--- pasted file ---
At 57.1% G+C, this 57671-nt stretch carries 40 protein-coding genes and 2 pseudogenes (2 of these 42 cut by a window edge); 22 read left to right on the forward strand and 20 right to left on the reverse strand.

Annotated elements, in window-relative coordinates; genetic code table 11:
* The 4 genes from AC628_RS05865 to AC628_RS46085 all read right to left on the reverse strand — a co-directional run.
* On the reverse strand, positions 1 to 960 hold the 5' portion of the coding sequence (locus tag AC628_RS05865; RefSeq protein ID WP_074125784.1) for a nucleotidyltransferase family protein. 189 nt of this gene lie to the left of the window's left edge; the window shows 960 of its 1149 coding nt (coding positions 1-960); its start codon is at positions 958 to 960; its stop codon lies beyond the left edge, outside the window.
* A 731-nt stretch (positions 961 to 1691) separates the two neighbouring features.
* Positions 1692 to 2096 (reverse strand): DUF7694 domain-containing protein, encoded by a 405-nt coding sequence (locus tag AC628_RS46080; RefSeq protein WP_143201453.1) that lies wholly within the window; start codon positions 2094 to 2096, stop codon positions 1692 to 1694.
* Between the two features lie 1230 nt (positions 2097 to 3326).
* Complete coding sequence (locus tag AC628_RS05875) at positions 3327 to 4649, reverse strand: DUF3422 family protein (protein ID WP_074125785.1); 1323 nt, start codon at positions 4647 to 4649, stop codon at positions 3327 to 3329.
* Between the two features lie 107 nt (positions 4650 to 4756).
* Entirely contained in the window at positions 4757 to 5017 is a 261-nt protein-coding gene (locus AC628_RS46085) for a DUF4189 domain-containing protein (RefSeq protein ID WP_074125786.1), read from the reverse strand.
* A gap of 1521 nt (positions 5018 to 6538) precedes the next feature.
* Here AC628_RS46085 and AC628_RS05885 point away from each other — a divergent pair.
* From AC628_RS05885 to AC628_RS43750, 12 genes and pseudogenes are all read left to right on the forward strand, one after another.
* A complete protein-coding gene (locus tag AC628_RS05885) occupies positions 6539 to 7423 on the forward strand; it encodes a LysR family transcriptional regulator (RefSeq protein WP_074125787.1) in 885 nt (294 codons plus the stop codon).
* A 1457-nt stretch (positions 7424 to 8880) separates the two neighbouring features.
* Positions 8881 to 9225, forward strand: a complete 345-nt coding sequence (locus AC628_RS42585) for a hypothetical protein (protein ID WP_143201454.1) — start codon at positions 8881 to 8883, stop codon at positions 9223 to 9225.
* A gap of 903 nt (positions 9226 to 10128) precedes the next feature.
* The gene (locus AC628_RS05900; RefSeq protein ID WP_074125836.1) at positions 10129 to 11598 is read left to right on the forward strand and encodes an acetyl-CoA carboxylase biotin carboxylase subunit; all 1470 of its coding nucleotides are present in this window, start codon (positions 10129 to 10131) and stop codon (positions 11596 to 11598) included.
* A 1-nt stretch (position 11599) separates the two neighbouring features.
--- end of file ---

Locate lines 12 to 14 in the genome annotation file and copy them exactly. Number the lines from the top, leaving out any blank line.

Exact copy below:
* Here AC628_RS46085 and AC628_RS05885 point away from each other — a divergent pair.
* From AC628_RS05885 to AC628_RS43750, 12 genes and pseudogenes are all read left to right on the forward strand, one after another.
* A complete protein-coding gene (locus tag AC628_RS05885) occupies positions 6539 to 7423 on the forward strand; it encodes a LysR family transcriptional regulator (RefSeq protein WP_074125787.1) in 885 nt (294 codons plus the stop codon).